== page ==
These CAPSIAN TRADITION flake tools were found on an exposed African Neolithic site in the Sahara Desert in Northwest Africa. Each was masterfully fashioned by African Neolithic humans (Homo sapiens sapiens) between 10,000 and 4,700 years ago. These artifacts were hand-selected from thousands of incomplete and inferior stone tools of the era and region.
This museum-class set includes THREE very large primary flake tools. It consists of a HEAVY BORER AWL made on a piece of tabular flint with a finger grip. It also includes a BIFACIAL BLADE and a very robust BACKED KNIFE with extensive knapping. The unifacial blade is made from chert and the other two from flint. Because of how thick these tools are, they would have been ideally suited to cut large and heavy animal hides in the crafting of clothing and hide tent shelters. They could have also been used to craft objects out of organic substances such as bone, wood or ivory.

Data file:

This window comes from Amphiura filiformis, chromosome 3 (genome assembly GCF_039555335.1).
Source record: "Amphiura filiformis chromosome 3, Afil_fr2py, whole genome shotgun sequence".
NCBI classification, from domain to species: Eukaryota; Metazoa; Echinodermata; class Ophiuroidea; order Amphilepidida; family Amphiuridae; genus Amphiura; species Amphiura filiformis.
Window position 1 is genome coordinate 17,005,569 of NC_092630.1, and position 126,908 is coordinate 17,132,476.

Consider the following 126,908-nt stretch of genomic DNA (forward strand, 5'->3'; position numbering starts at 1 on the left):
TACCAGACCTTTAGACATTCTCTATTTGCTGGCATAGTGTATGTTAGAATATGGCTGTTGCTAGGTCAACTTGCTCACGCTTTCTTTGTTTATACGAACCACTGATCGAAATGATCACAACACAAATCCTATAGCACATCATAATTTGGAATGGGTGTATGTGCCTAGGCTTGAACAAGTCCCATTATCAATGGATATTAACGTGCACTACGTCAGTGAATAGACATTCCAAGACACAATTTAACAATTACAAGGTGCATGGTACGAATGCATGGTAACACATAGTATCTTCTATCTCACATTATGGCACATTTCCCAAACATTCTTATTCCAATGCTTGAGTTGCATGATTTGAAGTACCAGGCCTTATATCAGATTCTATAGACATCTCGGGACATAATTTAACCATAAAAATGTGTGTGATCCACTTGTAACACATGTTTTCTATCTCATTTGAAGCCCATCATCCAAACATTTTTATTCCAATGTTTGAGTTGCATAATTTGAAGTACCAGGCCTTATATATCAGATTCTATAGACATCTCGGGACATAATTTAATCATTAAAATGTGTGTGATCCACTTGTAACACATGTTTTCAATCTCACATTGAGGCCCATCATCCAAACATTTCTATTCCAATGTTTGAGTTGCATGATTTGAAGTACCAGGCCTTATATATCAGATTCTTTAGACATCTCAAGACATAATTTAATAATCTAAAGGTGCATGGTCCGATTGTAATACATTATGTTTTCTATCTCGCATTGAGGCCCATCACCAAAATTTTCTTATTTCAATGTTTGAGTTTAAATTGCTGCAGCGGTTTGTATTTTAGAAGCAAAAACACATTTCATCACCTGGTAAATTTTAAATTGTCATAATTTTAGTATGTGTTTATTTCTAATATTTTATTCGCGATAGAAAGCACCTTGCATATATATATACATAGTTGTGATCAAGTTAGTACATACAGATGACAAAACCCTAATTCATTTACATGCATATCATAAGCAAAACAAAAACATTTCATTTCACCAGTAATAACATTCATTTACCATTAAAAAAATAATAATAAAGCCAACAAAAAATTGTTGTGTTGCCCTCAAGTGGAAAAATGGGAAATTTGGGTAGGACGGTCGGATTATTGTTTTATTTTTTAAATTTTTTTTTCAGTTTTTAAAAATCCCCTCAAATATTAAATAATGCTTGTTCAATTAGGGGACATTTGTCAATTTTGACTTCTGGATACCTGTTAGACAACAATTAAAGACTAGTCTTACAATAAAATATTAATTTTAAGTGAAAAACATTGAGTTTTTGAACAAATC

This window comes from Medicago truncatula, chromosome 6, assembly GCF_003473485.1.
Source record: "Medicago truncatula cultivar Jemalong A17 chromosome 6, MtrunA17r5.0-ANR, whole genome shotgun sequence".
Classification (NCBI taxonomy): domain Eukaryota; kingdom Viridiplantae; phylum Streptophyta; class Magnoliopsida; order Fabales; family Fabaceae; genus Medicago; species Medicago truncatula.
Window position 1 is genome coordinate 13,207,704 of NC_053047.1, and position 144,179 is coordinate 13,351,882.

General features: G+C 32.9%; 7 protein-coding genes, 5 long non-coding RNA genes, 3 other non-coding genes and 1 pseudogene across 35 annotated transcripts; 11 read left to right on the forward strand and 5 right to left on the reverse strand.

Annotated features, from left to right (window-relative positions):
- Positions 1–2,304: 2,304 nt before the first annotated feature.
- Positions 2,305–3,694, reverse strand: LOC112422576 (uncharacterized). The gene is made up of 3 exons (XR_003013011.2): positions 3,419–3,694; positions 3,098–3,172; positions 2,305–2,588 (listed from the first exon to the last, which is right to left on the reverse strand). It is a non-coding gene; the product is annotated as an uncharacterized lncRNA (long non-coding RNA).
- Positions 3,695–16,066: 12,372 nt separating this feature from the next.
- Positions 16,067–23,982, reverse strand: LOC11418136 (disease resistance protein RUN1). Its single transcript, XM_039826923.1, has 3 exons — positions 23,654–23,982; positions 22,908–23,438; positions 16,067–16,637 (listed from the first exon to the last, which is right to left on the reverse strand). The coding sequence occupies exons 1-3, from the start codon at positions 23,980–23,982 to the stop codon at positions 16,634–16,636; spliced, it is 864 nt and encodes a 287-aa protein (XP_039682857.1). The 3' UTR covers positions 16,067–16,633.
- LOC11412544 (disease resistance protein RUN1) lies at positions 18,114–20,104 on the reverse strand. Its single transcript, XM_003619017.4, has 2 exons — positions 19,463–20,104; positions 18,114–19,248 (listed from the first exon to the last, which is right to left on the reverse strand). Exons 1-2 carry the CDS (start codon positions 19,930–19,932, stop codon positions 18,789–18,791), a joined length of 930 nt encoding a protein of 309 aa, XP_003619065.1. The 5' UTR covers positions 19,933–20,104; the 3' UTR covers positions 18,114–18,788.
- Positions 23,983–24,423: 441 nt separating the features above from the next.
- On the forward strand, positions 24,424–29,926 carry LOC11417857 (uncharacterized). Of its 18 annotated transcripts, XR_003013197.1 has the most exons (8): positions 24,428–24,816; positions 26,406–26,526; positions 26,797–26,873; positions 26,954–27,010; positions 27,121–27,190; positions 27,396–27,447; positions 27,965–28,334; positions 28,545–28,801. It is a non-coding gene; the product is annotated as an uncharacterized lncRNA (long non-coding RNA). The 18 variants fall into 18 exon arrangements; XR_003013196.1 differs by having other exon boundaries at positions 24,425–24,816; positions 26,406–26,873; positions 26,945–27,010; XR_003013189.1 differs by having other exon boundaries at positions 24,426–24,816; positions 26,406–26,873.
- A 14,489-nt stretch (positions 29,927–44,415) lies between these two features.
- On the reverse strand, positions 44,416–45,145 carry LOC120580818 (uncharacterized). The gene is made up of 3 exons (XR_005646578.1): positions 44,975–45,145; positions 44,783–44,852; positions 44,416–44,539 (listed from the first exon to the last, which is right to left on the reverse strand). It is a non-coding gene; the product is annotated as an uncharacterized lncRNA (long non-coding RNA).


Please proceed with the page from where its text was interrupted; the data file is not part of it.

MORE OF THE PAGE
These tools are of the finest quality and are complete. Each stone tool exhibits the highest degree of skill in workmanship. The color and patina are especially fine, their beauty surpassing all of the commonly found tools typically found.